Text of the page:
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Lord Hylton: I want to reinforce what the noble Lord, Lord Avebury, said. The schemes will be made much more effective if they can be assured of three-year funding rather than have annual funding which is liable to be cut off.

Lord Bassam of Brighton: In listening to contributions from around the House, I have a peculiar sense of deja vu on this. It takes me back many years to when I was chair of our local housing committee. All the issues relating to anti-social behaviour were alive in the late 1980s, but we did not have the means with which we could adequately deal with them. We did, however, alight on the idea of beefing up tenancy agreements so that they dealt with problems which we now bring within the ambit of more generalised anti-social behaviour.

At that time—and it was controversial in Brighton—we had difficulty in persuading people that it was important to make strong statements of policy about people's behaviour, their conduct and the conduct of their children in the communities on our housing estates. But we have moved on some long way from there and I pay tribute in particular to the housing authorities for the valuable work they did in the early years when such issues assumed a great importance. In many ways, they laid the ground for the important measures we are seeking to introduce and reinforce in this legislation.

Before turning to the detail of the amendments, I want to comment on the points raised by the noble Lord, Lord Avebury. He is right: it is important that we have a focus on tackling these matters through a positive agenda. Many projects up and down the country attempt to do that in different ways. It may be football in the community, after-school clubs or youth projects—they address many of these issues in a positive framework. They are linked and those links are made by local authorities, housing associations and through the voluntary sector. Obviously, I would say this, but what has pleased me over the past half dozen years or so is the fact that much more funding has been available for those kinds of projects, some of which have been set up as part of a conscious programme linked into diversion strategies. There has also been the detailed work carried out in the community by community-minded police officers.

I turn to the details of the amendments. In general terms, the spirit behind them is one with which we are in accord. It is a matter of how one addresses the particular issues. I do not agree with the noble Lord, Lord Dixon-Smith; I do not believe that the amendments are trivial. They are extremely important because they address important issues which have to be widely understood if this legislation is to have the impact that most Members of the Committee would desire.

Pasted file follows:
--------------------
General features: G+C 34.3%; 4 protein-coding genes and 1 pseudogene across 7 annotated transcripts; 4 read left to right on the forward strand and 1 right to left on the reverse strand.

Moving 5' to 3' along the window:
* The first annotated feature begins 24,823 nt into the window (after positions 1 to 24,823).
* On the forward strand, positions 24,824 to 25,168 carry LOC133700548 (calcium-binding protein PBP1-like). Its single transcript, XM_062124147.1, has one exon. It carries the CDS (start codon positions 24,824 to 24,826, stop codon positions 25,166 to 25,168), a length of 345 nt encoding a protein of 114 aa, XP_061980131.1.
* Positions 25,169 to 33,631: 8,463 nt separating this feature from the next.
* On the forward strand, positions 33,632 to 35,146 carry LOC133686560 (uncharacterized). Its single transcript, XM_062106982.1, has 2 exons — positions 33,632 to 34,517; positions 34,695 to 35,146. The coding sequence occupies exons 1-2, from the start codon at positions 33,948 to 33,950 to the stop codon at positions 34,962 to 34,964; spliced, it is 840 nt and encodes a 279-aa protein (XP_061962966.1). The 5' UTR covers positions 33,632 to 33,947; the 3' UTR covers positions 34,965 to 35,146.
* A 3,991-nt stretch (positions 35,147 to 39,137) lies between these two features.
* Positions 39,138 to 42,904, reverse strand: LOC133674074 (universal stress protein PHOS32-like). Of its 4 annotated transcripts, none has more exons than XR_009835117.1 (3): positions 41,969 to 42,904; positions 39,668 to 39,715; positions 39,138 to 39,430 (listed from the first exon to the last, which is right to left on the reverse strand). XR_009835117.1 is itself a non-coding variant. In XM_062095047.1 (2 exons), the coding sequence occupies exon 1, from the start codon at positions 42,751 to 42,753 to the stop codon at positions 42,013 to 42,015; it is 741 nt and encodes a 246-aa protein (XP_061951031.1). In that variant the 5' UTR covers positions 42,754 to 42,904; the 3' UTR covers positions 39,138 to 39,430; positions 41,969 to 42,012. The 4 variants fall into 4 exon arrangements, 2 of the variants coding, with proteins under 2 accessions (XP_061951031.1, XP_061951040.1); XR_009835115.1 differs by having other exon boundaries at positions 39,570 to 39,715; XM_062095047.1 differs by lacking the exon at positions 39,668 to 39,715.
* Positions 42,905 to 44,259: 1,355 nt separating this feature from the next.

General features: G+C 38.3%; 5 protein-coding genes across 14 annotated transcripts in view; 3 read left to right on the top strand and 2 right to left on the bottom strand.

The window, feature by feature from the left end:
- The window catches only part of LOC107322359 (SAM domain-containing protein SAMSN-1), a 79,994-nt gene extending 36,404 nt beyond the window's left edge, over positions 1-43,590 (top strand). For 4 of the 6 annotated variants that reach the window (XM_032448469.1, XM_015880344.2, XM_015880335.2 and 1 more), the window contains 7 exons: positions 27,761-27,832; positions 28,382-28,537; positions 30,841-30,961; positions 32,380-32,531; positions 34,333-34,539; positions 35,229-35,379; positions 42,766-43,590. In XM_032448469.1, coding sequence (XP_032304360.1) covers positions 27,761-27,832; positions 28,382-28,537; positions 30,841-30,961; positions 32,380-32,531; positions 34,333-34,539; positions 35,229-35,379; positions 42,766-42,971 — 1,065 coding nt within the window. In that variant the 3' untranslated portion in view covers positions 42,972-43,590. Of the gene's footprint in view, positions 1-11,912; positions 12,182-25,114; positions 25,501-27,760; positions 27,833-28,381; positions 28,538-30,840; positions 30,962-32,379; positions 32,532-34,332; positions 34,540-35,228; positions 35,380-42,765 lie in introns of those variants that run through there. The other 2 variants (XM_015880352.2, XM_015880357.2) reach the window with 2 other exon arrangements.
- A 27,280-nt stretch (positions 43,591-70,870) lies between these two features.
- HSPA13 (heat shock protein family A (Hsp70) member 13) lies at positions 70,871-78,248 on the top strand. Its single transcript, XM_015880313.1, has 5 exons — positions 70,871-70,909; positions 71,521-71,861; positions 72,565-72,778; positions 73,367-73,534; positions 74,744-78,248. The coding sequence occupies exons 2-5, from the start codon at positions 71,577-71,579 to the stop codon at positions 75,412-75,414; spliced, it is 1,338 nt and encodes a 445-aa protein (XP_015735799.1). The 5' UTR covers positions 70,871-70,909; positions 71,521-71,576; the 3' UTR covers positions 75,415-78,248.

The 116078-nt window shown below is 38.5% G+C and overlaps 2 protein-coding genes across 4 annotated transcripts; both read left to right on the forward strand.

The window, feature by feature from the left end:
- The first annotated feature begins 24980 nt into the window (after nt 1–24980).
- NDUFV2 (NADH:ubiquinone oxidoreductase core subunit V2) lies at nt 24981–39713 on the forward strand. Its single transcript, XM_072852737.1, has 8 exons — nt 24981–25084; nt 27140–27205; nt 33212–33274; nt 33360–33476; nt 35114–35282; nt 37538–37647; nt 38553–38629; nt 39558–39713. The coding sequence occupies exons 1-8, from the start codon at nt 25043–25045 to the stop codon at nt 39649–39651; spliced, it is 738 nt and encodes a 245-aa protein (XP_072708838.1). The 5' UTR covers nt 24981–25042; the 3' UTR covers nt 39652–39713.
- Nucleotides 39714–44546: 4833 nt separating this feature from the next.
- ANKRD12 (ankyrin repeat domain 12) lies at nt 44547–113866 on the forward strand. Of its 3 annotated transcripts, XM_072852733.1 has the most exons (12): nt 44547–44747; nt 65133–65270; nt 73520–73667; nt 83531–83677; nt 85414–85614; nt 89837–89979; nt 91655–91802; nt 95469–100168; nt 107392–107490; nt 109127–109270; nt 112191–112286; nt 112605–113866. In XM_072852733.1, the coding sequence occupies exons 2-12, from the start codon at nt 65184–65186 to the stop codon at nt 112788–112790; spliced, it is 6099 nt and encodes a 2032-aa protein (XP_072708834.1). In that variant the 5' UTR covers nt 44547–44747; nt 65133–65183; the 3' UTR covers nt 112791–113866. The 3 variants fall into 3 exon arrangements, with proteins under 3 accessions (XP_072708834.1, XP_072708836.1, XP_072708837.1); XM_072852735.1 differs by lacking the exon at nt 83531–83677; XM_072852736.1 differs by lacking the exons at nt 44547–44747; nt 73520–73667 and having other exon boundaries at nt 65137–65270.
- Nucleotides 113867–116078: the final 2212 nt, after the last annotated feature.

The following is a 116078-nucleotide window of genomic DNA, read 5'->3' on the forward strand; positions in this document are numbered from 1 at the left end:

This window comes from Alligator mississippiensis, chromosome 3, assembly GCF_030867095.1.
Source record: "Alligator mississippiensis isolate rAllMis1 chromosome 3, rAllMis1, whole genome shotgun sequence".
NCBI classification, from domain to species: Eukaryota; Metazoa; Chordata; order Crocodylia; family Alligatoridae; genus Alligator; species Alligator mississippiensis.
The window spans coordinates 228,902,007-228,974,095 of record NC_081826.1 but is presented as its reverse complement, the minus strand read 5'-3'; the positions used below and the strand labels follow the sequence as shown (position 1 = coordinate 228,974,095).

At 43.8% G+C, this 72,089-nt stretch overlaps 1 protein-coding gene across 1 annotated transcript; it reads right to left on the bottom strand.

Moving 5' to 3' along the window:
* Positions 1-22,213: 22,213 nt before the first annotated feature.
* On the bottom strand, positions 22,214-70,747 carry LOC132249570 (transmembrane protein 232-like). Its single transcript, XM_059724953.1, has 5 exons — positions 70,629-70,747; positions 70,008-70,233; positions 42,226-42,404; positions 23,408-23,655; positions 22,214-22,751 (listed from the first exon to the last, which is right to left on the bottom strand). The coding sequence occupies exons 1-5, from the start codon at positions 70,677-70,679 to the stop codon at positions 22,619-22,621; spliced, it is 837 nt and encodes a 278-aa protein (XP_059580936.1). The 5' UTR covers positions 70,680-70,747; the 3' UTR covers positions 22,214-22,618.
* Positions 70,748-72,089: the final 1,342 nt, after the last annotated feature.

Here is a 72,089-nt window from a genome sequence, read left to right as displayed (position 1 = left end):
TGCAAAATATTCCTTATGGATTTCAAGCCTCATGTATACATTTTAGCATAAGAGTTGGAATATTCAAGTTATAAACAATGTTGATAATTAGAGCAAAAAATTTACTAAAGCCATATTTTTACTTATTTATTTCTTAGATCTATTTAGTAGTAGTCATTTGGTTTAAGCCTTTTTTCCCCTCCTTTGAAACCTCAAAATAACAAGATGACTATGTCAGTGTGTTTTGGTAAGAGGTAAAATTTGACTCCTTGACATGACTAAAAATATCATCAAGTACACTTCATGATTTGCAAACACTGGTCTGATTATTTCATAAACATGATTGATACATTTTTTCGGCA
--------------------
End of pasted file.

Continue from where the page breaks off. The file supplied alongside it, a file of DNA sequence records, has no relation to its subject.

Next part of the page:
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Amendments Nos. 22 and 26 would require local authorities to publish guidance on anti-social behaviour and would require social landlords to follow that guidance in producing policies and procedures to meet their requirements under this clause. There is an irony in that because it could result in local authorities issuing guidance to themselves, which seems to us to be over bureaucratic. Furthermore, local authorities are already required to produce strategies under Section 6 of the Crime and Disorder Act. It appears to us that such a provision would replicate something that is already in place and it would oblige local authorities to issue guidance to themselves.

This clause is designed to get social landlords to produce policies and procedures on how to respond to anti-social behaviour that takes place in their stock and it will need to address the particular issues that landlords and their tenants face. It should not be forgotten that the issue goes wider than that. Registered social landlords working in more that one local authority area would need to produce a policy and a procedure for each area that they work in. Because of the way in which housing associations and housing trusts work, that seems to us to be a rather impractical way of dealing with the matter. They would have to fragment the way in which they put together their policy and procedure. As I said earlier, it concerns more than just enforcement.

Amendment No. 23, standing in the name of the noble Baroness, Lady Hamwee, specifies that prevention and rehabilitation should be included in policies and procedures. I agree that prevention and rehabilitation are crucial in providing a long-term sustainable solution to anti-social behaviour, and we would expect landlords to consider them when drawing up their policies.

The noble Baroness anticipated that, but we would expect such issues to be addressed in detail in statutory guidance. The Government believe that that is a far better way of dealing with the matter than putting something on the face of the Bill. I am sure that the noble Baroness would say in response that we need a clue within the legislation. That is our expectation. We shall put in place statutory guidance which will have that effect. It is an important issue and it will need to be spelt out at large rather than in short terms.